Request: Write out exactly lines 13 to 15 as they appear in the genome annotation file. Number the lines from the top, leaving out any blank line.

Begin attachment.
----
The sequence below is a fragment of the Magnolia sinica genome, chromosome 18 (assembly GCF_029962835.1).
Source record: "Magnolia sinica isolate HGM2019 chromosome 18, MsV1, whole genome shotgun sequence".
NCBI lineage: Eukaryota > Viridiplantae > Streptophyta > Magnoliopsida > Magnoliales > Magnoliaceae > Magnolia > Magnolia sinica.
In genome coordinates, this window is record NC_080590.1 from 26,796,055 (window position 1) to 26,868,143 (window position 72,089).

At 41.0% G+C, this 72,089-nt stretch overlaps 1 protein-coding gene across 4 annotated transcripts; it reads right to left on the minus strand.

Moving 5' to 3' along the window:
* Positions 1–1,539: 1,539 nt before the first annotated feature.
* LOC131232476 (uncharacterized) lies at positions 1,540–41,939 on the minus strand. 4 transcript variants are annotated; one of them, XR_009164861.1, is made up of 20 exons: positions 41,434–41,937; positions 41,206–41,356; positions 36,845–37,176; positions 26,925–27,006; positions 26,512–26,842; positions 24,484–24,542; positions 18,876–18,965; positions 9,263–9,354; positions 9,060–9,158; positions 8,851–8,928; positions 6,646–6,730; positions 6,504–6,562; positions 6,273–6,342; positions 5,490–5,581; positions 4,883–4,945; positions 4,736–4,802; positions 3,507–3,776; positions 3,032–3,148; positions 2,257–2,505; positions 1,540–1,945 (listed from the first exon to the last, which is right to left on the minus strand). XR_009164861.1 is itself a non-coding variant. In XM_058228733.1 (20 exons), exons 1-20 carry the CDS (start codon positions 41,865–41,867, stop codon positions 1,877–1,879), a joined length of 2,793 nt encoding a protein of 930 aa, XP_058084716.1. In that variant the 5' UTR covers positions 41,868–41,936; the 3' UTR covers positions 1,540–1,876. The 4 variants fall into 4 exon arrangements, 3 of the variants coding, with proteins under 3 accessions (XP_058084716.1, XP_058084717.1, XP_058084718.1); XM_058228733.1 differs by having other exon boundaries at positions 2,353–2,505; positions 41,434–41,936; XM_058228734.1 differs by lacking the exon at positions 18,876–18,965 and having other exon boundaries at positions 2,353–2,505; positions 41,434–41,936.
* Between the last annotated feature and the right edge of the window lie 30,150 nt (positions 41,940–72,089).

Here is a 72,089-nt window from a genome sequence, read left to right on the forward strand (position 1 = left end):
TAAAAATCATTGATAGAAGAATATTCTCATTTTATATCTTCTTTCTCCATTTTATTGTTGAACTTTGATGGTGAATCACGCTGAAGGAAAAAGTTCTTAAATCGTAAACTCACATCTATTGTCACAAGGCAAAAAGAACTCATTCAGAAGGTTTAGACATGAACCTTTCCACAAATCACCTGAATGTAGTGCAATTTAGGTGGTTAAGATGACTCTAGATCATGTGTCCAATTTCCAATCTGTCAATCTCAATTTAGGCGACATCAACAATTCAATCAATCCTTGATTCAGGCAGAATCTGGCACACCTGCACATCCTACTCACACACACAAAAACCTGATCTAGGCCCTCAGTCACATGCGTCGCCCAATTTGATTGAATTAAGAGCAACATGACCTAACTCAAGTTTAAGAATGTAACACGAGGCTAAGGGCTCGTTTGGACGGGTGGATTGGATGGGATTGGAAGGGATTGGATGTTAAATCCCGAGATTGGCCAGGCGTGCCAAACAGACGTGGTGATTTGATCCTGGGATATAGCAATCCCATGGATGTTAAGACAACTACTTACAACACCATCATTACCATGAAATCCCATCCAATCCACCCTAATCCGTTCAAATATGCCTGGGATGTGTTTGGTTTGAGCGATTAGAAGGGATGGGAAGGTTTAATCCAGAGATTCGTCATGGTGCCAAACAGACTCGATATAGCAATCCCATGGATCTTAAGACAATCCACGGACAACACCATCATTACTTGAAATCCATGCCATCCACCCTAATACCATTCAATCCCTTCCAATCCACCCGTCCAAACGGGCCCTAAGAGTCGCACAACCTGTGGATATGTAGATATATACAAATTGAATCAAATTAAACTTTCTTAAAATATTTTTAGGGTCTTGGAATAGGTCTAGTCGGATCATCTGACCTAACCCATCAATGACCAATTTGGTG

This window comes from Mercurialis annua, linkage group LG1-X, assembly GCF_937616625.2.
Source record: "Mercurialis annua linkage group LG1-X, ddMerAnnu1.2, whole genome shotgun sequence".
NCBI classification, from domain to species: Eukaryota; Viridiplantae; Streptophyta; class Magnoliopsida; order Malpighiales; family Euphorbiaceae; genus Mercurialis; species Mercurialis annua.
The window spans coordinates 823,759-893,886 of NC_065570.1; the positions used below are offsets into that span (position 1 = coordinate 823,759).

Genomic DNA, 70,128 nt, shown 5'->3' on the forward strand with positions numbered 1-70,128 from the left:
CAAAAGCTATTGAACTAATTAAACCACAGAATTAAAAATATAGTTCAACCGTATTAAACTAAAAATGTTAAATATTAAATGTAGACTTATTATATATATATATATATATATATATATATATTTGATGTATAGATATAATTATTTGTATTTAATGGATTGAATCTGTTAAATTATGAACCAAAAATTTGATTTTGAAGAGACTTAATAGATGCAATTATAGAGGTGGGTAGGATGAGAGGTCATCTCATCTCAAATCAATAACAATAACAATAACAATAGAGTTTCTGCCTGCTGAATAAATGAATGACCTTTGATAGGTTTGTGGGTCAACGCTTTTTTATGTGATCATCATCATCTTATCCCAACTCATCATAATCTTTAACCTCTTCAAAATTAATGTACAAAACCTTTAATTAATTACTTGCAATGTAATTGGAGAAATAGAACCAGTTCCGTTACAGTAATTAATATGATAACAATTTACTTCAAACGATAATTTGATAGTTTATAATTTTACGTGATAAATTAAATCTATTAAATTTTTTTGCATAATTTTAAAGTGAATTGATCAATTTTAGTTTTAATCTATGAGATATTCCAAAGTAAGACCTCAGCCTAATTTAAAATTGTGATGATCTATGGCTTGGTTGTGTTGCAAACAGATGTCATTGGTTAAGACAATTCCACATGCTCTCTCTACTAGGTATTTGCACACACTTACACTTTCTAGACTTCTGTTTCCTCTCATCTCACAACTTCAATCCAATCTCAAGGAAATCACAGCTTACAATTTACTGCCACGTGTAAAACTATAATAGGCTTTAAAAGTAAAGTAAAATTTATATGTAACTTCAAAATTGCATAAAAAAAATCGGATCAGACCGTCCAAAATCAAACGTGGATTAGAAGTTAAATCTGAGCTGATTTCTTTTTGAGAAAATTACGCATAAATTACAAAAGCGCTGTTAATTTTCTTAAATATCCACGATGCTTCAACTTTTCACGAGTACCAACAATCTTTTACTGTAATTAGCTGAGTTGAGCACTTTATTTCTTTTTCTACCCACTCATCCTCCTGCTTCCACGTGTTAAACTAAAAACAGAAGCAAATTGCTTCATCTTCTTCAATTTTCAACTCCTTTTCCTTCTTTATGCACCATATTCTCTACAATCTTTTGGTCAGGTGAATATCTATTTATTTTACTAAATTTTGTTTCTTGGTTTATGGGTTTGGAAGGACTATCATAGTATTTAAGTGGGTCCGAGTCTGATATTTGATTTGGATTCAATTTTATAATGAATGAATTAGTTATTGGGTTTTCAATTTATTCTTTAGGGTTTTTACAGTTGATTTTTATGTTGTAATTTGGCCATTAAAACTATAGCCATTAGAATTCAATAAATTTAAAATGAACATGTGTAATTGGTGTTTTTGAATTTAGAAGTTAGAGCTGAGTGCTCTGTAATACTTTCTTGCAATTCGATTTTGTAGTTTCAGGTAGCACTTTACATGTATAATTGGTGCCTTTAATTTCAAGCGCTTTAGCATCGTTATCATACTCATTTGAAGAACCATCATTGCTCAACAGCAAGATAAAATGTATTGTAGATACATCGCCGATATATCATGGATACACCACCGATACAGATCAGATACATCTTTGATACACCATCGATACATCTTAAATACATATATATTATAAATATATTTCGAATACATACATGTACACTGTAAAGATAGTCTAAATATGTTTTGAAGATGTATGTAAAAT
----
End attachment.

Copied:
Source record: "Mercurialis annua linkage group LG1-X, ddMerAnnu1.2, whole genome shotgun sequence".
NCBI classification, from domain to species: Eukaryota; Viridiplantae; Streptophyta; class Magnoliopsida; order Malpighiales; family Euphorbiaceae; genus Mercurialis; species Mercurialis annua.
The window spans coordinates 823,759-893,886 of NC_065570.1; the positions used below are offsets into that span (position 1 = coordinate 823,759).